After years of service with the public company Skenderija Centre in her native Bosnia, Višnja Marilović blew the whistle on suspected financial irregularities.
In 2011, while working as an accountant with the Centre, Marilović reported irregularities in expense reports submitted by the director of the Centre, Saud Dzindo.
Dzindo had submitted an invoice for 160 beds (an irregular order for a sports centre). Dzindo had, however, recently purchased a hotel. Suspicious, Marilović confronted her superior. After nothing was done, Marilović contacted her Cantonal Prosecutor’s Office, leading to months of death threats and abuse directed at Marilović, and eventually to her dismissal.
Skenderija is a state-owned sports and cultural centre, which was responsible for the marketing and promotion of sport and the country’s cultural/historical strengths — two of the country’s biggest assets. The Centre had significant public appeal and relevance, and its marketing and promotions functions were of particular national importance because of the country’s economically moribund environment and high unemployment rate.
Following her report to the Prosecutor’s Office, Marilović was dismissed from her employment with the Skenderija Centre. Before her dismissal, Marilović faced harassment, constant surveillance and sustained reprisals in her work environment. Marilović described that her employer “worked on creating a hostile work environment” for her while many colleagues “completely distanced themselves” from her.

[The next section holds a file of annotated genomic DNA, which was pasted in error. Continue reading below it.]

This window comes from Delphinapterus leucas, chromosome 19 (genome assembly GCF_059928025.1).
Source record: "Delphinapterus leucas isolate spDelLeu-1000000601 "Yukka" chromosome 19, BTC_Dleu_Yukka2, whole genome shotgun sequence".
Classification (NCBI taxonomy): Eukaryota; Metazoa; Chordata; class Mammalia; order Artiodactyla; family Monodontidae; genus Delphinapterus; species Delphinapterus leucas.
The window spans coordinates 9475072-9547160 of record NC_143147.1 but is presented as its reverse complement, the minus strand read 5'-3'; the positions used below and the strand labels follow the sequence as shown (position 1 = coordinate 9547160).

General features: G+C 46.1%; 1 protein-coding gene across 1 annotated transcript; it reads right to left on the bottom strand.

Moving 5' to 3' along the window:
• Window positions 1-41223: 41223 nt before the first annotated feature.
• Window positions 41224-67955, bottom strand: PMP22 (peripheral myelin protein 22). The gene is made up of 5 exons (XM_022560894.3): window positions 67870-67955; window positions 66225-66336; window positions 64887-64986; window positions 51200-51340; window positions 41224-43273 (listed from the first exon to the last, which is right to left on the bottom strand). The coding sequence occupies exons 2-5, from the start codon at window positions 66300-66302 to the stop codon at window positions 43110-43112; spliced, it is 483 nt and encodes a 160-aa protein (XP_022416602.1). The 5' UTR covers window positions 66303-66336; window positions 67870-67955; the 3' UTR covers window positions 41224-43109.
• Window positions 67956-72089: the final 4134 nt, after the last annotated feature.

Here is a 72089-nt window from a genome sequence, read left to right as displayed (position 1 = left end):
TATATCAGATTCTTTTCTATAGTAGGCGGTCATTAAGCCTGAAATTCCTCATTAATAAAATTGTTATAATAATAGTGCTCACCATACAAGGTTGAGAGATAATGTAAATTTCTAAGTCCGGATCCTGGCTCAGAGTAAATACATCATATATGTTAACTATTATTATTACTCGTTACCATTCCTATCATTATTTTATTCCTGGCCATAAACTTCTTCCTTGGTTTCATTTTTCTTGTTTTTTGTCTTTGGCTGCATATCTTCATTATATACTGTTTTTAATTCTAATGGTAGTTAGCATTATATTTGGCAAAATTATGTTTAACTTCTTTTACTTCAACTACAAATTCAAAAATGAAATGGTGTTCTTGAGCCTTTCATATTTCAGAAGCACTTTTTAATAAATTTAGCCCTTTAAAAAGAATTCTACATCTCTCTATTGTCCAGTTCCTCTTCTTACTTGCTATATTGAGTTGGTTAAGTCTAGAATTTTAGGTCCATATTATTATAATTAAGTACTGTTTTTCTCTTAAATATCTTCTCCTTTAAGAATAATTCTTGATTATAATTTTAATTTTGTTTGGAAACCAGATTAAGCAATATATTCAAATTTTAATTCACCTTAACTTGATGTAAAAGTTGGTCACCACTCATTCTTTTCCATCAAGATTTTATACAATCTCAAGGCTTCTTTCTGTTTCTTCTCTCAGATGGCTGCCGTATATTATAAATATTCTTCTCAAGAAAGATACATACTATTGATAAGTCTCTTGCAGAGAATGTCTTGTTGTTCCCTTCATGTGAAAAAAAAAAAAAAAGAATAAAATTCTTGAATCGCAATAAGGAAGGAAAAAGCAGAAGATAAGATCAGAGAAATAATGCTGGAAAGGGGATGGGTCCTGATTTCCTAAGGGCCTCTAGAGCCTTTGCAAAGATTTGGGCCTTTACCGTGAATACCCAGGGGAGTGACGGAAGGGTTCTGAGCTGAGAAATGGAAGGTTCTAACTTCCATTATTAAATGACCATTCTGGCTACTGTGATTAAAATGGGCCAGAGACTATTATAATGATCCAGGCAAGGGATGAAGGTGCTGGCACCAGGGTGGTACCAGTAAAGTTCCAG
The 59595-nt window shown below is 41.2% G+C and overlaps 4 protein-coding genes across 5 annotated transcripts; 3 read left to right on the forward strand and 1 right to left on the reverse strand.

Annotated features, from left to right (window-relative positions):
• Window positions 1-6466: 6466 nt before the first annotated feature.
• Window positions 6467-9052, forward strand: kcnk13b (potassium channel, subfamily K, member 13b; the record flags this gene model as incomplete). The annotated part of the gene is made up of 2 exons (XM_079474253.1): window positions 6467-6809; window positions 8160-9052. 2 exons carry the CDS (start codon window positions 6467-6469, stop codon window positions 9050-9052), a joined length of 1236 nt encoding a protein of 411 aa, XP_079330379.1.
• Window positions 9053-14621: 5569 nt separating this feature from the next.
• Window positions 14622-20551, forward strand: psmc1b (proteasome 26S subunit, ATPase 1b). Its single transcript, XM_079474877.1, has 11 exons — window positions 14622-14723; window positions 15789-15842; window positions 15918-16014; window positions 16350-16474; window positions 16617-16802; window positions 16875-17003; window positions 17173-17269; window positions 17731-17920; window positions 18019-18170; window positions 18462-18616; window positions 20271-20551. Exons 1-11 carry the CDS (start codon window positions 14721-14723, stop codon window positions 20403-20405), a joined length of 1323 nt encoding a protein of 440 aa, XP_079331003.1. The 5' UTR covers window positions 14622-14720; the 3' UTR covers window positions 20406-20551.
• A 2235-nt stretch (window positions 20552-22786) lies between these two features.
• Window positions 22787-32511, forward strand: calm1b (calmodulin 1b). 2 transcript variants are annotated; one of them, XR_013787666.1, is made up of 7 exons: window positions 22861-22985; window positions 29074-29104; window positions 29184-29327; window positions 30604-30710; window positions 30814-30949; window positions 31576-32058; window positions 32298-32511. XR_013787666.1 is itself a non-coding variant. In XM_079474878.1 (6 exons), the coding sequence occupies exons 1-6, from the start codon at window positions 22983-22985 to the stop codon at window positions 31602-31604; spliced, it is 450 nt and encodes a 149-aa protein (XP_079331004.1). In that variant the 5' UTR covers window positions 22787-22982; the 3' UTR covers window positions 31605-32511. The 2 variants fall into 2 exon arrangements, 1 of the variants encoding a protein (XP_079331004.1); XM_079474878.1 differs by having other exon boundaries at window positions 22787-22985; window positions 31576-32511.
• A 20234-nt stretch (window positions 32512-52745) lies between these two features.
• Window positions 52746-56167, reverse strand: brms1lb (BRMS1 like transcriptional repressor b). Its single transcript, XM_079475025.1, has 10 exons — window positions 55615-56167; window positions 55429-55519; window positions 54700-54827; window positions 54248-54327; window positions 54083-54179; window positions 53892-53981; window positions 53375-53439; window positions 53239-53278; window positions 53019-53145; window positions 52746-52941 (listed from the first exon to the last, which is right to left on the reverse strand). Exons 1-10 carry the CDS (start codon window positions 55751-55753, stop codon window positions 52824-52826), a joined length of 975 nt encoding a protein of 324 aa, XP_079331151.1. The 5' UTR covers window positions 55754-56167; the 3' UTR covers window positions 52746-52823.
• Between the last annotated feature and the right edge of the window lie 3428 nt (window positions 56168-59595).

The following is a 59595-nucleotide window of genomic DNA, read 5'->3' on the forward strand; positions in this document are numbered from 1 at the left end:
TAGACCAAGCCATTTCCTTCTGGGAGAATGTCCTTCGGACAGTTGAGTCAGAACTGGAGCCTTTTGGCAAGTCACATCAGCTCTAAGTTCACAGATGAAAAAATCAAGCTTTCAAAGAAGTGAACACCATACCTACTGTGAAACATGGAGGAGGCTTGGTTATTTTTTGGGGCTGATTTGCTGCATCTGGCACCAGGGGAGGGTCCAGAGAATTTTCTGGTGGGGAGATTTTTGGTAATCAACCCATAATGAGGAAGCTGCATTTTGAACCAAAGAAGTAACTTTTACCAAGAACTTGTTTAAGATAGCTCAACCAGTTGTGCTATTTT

At the time of her dismissal, Bosnia-Herzegovina had no active whistleblower protection law. As a result, Marilović had no protection against the reprisals and abuse directed at her by her superiors. Since her dismissal, in part due to her own efforts, Bosnia-Herzegovina enacted the Law on Whistleblower Protection in the Institutions of Bosnia-Herzegovina. Furthermore, as a result of Marilović’s whistleblowing, in January 2015 a cantonal court indicted Marilović’s superior, Saud Dzindo, with economic crimes valued over USD$750,000.
In April 2016 a court of first instance found Dzinko guilty of these charges. He was sentenced to just two years probation. The Prosecution intends to appeal this penalty.
As a result of her disclosures, Marilović lived a life under constant siege of threats and intimidation. Marilović said her son did not understand why he could not play on the playground after school the way other children did — she had to take him home and be inside because it was too dangerous to him to play outside for fear of retribution. She continues to receive threats and lives under police protection.
Marilović’s case is one of many South-Eastern European cases, that have sparked the call for further whistleblower protection laws. Serbia and Bosnia are two countries that have very recently introduced whistleblower protection laws.
The region itself has long been mired in corruption and the increasing number of whistleblowers coming forward is a sign that the people of these countries no longer want to tolerate this way of doing business. Marilović’s case has an important public interest element in its own right, but it is also a ‘lighthouse’ for other whistleblowers and thus contributes powerfully to positive change.
Marilović is a role-model; she continues to be involved with numerous organisations concerned with whistleblowing. Marilović is now a prominent advocate for whistleblower protection in Bosnia, having been involved in the drafting of Bosnia-Herzegovina’s Law on Whistleblower Protection in the Institutions of Bosnia-Herzegovina, as well as being the head of the Bosnian Whistleblower’s Association and involved with the Center for Responsible Democracy LUNA.